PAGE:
Since the beginning of November, huge clouds of smoke have been billowing over the western Brazilian Pantanal wetlands, which are renowned for being a biodiversity paradise, as raging wildfires have reduced vast areas to scorched earth.
The Pantanal is home to the largest tropical wetlands in the world, as well as a thriving eco-tourism industry during normal times. It is known for its lush landscapes and vibrant wildlife, including jaguars, caimans.
However, as Brazil experiences a spring of extreme heat and droughts in the Southern Hemisphere, fires have recently ravaged the area, endangering its iconic wildlife.
According to satellite monitoring by the Brazilian space research agency INPE, there were 2, 387 fires in the Pantanal during the first 13 days of November, an increase of more than 1,000% from November of last year.
“The situation has completely gotten out of hand.” According to biologist Gustavo Figueiroa, 31, leader of the environmental organization SOS Pantanal, the heatwave and wind will only make things worse.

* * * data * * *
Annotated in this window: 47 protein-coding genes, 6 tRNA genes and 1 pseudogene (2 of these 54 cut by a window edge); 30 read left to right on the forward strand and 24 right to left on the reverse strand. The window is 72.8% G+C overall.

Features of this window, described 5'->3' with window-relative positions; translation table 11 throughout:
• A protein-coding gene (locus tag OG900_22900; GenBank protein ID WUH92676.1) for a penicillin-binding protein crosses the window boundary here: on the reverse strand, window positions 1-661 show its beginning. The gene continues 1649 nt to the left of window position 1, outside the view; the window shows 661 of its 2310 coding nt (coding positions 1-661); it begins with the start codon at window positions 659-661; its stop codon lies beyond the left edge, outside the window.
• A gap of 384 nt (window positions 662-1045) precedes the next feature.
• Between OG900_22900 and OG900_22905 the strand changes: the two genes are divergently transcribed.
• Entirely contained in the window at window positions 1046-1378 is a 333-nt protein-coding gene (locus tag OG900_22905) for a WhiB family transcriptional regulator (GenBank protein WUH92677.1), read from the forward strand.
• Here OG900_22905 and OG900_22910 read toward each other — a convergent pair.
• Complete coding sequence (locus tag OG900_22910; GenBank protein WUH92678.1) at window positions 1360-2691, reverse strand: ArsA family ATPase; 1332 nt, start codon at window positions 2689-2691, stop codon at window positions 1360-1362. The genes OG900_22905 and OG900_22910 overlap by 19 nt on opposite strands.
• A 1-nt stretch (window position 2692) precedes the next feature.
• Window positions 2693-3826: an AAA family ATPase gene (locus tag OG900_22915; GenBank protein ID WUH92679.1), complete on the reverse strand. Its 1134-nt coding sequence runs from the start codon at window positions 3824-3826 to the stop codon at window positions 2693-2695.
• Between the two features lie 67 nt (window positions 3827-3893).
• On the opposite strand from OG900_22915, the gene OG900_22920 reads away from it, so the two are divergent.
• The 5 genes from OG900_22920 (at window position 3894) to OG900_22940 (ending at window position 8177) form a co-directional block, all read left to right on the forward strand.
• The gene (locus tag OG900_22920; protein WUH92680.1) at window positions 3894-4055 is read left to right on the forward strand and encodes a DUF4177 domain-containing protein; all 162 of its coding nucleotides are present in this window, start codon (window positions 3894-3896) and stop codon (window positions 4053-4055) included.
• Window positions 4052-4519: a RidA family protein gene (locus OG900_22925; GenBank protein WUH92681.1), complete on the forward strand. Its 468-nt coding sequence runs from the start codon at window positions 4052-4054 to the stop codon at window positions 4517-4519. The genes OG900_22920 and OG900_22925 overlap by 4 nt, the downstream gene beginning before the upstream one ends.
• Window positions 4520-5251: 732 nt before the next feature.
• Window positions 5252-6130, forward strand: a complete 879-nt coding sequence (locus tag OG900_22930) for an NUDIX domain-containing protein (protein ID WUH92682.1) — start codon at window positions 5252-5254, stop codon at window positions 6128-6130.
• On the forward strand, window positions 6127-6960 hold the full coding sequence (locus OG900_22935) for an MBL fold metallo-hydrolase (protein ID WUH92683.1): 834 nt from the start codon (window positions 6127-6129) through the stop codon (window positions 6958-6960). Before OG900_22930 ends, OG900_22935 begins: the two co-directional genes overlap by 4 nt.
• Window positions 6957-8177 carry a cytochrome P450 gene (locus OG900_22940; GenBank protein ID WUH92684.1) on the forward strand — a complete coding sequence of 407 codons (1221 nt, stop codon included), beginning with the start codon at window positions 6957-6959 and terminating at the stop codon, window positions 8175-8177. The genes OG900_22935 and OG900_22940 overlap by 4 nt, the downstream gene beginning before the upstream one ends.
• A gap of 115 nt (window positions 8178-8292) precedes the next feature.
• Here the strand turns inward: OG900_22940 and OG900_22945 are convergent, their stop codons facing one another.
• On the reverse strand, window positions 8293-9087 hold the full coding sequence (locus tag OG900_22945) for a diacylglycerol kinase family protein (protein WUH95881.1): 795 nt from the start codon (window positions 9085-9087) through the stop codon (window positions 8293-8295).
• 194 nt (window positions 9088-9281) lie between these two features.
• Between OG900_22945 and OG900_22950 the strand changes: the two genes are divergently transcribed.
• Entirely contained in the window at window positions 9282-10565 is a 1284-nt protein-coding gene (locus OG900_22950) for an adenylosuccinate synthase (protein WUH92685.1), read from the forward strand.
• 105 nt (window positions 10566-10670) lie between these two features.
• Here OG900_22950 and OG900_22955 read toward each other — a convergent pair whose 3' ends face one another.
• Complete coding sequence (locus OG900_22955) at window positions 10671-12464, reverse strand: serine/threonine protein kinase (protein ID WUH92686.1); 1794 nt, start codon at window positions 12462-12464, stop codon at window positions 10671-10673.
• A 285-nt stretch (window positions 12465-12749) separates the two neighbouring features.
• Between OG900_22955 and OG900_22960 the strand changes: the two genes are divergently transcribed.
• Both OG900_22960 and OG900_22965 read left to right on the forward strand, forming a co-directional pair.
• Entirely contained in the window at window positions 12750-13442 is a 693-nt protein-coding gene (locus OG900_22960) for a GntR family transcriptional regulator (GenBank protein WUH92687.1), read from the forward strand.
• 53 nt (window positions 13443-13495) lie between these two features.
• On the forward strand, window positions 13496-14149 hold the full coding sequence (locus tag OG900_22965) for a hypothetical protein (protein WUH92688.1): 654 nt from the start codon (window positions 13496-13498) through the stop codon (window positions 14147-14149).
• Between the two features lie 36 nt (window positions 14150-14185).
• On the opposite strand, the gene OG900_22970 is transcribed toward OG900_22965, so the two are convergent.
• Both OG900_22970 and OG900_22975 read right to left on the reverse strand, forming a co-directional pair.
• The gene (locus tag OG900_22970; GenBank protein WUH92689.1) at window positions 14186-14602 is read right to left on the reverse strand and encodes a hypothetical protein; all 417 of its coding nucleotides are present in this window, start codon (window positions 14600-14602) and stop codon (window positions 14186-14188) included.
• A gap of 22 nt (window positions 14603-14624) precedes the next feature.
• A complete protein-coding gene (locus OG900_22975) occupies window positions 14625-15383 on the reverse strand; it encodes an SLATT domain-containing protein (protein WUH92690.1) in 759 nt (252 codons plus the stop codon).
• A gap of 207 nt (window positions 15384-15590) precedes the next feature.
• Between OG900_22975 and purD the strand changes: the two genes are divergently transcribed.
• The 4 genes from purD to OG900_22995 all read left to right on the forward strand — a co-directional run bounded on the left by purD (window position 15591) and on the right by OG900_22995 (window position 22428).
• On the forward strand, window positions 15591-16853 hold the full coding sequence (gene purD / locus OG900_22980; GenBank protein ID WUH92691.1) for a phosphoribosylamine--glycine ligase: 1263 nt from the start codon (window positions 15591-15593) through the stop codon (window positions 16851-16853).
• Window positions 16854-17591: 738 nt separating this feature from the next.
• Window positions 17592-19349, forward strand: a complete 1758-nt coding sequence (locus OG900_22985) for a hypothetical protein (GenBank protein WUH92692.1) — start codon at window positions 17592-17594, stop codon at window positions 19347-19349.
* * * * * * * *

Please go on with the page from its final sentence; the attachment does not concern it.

“Fires are common in the Pantanal region.” It normally regenerates on its own. But it’s unusual to have so many fires.
This year’s drought has had a significant impact, turning previously flooded areas into shriveled ponds.
A small group of caimans can be seen attempting to swim in the shallow water at one such location along the 150km (93-mile) Transpantaneira dirt road that crosses the area.
Another’s corpse is nearby, rotting on the bank.
In another area, a dead porcupine is lying on an ashy carpet among the burned-out remains of an old forest.
According to veterinarian Aracelli Hammann, who is volunteering with a wildlife rescue organization, “It probably died of smoke inhalation.”
The largest jaguar population in the world can be found in Encontro das Aguas park, where they made their grim discovery.